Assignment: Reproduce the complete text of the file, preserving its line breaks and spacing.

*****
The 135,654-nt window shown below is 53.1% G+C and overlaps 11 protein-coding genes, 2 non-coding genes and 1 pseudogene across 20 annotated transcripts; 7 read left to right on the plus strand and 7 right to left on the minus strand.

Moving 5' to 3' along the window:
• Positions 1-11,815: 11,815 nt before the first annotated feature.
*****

The 135,654-nt window shown below is 53.1% G+C and overlaps 11 protein-coding genes, 2 non-coding genes and 1 pseudogene across 20 annotated transcripts; 7 read left to right on the plus strand and 7 right to left on the minus strand.

Moving 5' to 3' along the window:
• Positions 1-11,815: 11,815 nt before the first annotated feature.